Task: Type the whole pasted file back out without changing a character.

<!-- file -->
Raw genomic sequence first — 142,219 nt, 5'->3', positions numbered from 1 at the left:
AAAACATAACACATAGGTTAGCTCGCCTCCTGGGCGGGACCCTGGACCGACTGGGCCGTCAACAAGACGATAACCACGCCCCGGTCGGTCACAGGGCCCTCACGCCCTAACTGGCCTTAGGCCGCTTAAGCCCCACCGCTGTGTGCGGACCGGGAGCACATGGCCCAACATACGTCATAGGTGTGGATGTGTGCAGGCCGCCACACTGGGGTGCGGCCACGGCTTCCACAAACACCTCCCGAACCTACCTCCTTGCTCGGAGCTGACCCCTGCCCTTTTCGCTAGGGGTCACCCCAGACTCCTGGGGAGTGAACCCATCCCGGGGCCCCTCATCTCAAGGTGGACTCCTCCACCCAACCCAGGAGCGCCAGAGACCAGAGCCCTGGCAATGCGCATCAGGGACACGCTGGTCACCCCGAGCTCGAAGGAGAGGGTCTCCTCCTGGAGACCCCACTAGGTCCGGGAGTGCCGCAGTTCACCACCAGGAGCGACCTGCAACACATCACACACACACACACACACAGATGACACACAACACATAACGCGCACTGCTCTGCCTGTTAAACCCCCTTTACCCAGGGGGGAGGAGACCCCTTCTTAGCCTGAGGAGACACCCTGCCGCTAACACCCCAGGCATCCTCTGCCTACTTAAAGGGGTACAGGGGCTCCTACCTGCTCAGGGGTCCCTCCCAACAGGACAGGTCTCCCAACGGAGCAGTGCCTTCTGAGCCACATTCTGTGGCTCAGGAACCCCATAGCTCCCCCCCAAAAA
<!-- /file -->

Raw genomic sequence first — 142,219 nt, 5'->3', positions numbered from 1 at the left:
AAAACATAACACATAGGTTAGCTCGCCTCCTGGGCGGGACCCTGGACCGACTGGGCCGTCAACAAGACGATAACCACGCCCCGGTCGGTCACAGGGCCCTCACGCCCTAACTGGCCTTAGGCCGCTTAAGCCCCACCGCTGTGTGCGGACCGGGAGCACATGGCCCAACATACGTCATAGGTGTGGATGTGTGCAGGCCGCCACACTGGGGTGCGGCCACGGCTTCCACAAACACCTCCCGAACCTACCTCCTTGCTCGGAGCTGACCCCTGCCCTTTTCGCTAGGGGTCACCCCAGACTCCTGGGGAGTGAACCCATCCCGGGGCCCCTCATCTCAAGGTGGACTCCTCCACCCAACCCAGGAGCGCCAGAGACCAGAGCCCTGGCAATGCGCATCAGGGACACGCTGGTCACCCCGAGCTCGAAGGAGAGGGTCTCCTCCTGGAGACCCCACTAGGTCCGGGAGTGCCGCAGTTCACCACCAGGAGCGACCTGCAACACATCACACACACACACACACACAGATGACACACAACACATAACGCGCACTGCTCTGCCTGTTAAACCCCCTTTACCCAGGGGGGAGGAGACCCCTTCTTAGCCTGAGGAGACACCCTGCCGCTAACACCCCAGGCATCCTCTGCCTACTTAAAGGGGTACAGGGGCTCCTACCTGCTCAGGGGTCCCTCCCAACAGGACAGGTCTCCCAACGGAGCAGTGCCTTCTGAGCCACATTCTGTGGCTCAGGAACCCCATAGCTCCCCCCCAAAAA